Note that a restriction of [replace], however, is that the replaced crate must not only have the same name but also the same version. This means that if the master branch of rand has migrated to, for example, 0.4.3, you'll need to follow a few extra steps to test out the crate:

  1. Fork the upstream repository to your account
  2. Create a branch which starts from the 0.3.14 release (likely tagged as 0.3.14)
  3. Identify the fix of the bug at hand and cherry-pick it onto your branch
  4. Update [replace] to point to your git repository and branch

This technique can also be useful when testing out new features for a dependency. Following the workflow above you can have a branch where you add features, and then once it's ready to go you can send a PR to the upstream repository. While you're waiting for the PR to get merged you can continue to work locally with a [replace], and then once the PR is merged and published you can remove [replace] and use the newly-published version.

Overriding with local dependencies

Sometimes you're only temporarily working on a crate and you don't want to have to modify Cargo.toml like with the [replace] section above. For this use case Cargo offers a much more limited version of overrides called path overrides.

Similar to before, let’s say you’re working on a project, uuid, which depends on rand. This time you're the one who finds a bug in rand, and you want to write a patch and be able to test out your patch by using your version of rand in uuid. Here’s what uuid’s Cargo.toml looks like:

name = "uuid"
version = "0.2.2"
authors = ["The Rust Project Developers"]

rand = { version = "0.3", optional = true }

You check out a local copy of rand, let’s say in your ~/src directory:

$ cd ~/src
$ git clone https://github.com/rust-lang-nursery/rand

A path override is communicated to Cargo through the .cargo/config configuration mechanism. If Cargo finds this configuration when building your package, it will use the override on your local machine instead of the source specified in your Cargo.toml.

Cargo looks for a directory named .cargo up the directory hierarchy of your project. If your project is in /path/to/project/uuid, it will search for a .cargo in:

This allows you to specify your overrides in a parent directory that includes commonly used packages that you work on locally and share them with all projects.

To specify overrides, create a .cargo/config file in some ancestor of your project’s directory (common places to put it is in the root of your code directory or in your home directory).

Inside that file, put this:

paths = ["/path/to/project/rand"]

This array should be filled with directories that contain a Cargo.toml. In this instance, we’re just adding rand, so it will be the only one that’s overridden. This path must be an absolute path.

Path overrides are more restricted than the [replace] section, however, in that they cannot change the structure of the dependency graph. When a replacement is applied it must be the case that the previous set of dependencies all match exactly and can be used for the replacement. For example this means that path overrides cannot be used to test out adding a dependency to a crate, instead [replace] must be used in that situation.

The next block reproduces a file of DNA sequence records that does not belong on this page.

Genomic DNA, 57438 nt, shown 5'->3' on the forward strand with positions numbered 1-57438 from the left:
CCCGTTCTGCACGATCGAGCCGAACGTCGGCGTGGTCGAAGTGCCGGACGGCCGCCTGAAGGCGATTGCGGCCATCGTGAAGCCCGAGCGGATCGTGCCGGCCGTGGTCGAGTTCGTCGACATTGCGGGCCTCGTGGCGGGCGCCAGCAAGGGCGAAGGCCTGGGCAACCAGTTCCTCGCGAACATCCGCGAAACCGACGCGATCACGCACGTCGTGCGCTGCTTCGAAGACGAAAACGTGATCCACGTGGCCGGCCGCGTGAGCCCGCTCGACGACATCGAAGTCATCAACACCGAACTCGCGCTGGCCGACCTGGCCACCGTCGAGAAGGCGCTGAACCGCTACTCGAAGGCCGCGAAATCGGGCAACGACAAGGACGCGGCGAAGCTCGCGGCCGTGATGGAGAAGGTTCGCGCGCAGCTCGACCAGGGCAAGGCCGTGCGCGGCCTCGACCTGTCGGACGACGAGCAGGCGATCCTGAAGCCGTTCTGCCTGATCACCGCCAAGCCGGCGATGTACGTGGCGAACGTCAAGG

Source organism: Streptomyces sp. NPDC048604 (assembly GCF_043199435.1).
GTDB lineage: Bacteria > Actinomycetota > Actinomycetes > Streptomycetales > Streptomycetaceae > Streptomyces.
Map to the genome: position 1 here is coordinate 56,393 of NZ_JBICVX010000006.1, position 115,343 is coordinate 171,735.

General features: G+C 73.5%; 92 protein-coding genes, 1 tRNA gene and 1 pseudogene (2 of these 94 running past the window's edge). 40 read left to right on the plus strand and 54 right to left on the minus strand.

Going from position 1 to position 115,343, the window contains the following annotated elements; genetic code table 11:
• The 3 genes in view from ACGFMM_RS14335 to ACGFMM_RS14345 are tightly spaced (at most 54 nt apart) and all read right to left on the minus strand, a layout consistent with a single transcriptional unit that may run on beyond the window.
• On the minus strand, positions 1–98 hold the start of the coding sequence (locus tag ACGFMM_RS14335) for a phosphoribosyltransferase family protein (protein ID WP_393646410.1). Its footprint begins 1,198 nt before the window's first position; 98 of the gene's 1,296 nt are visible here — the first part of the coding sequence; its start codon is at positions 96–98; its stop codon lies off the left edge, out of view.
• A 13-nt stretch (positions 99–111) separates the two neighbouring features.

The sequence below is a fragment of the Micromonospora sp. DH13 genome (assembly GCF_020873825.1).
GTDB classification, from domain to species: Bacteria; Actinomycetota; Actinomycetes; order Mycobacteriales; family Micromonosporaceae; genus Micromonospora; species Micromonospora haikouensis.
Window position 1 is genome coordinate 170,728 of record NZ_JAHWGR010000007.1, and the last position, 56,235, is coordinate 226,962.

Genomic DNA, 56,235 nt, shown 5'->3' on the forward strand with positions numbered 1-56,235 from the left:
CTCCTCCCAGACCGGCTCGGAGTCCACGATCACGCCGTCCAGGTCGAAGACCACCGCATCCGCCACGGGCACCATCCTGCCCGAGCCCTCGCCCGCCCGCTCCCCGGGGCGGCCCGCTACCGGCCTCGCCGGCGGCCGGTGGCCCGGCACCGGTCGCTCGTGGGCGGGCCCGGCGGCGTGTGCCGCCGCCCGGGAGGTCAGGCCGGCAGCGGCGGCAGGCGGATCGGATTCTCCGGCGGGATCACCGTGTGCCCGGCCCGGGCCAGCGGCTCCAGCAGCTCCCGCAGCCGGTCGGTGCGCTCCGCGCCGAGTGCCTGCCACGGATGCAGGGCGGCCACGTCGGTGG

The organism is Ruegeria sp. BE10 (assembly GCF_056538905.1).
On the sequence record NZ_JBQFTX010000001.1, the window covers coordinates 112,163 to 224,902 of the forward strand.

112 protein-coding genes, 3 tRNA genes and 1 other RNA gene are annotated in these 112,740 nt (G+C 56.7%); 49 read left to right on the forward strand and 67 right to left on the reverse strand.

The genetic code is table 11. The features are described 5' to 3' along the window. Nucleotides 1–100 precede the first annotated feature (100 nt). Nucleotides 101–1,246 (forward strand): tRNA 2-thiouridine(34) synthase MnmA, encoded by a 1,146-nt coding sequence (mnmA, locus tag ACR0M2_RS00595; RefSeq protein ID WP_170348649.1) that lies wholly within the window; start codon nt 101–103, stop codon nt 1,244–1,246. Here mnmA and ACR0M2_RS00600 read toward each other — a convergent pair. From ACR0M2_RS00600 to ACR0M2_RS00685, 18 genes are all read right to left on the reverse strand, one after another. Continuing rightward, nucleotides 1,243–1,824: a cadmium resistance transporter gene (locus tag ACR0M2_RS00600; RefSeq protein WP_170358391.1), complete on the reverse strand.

Note: using a local configuration to override paths will only work for crates that have been published to crates.io. You cannot use this feature to tell Cargo how to find local unpublished crates.

More information about local configuration can be found in the configuration documentation.

Platform specific dependencies

Platform-specific dependencies take the same format, but are listed under a target section. Normally Rust-like #[cfg] syntax will be used to define these sections:

winhttp = "0.4.0"

openssl = "1.0.1"

[target.'cfg(target_arch = "x86")'.dependencies]
native = { path = "native/i686" }

[target.'cfg(target_arch = "x86_64")'.dependencies]
native = { path = "native/x86_64" }

Like with Rust, the syntax here supports the not, any, and all operators to combine various cfg name/value pairs. Note that the cfg syntax has only been available since Cargo 0.9.0 (Rust 1.8.0).

In addition to #[cfg] syntax, Cargo also supports listing out the full target the dependencies would apply to:

winhttp = "0.4.0"

openssl = "1.0.1"

If you’re using a custom target specification, quote the full path and file name:

winhttp = "0.4.0"

openssl = "1.0.1"
native = { path = "native/i686" }

openssl = "1.0.1"
native = { path = "native/x86_64" }

Development dependencies

You can add a [dev-dependencies] section to your Cargo.toml whose format is equivalent to [dependencies]:

tempdir = "0.3"

Dev-dependencies are not used when compiling a package for building, but are used for compiling tests, examples, and benchmarks.

These dependencies are not propagated to other packages which depend on this package.

You can also have target-specific development dependencies by using dev-dependencies in the target section header instead of dependencies. For example:

mio = "0.0.1"

Build dependencies

You can depend on other Cargo-based crates for use in your build scripts. Dependencies are declared through the build-dependencies section of the manifest:

gcc = "0.3"

The build script does not have access to the dependencies listed in the dependencies or dev-dependencies section. Build dependencies will likewise not be available to the package itself unless listed under the dependencies section as well. A package itself and its build script are built separately, so their dependencies need not coincide. Cargo is kept simpler and cleaner by using independent dependencies for independent purposes.

Choosing features

If a package you depend on offers conditional features, you can specify which to use:

version = "1.3.5"
default-features = false # do not include the default features, and optionally
                         # cherry-pick individual features
features = ["secure-password", "civet"]

More information about features can be found in the manifest documentation.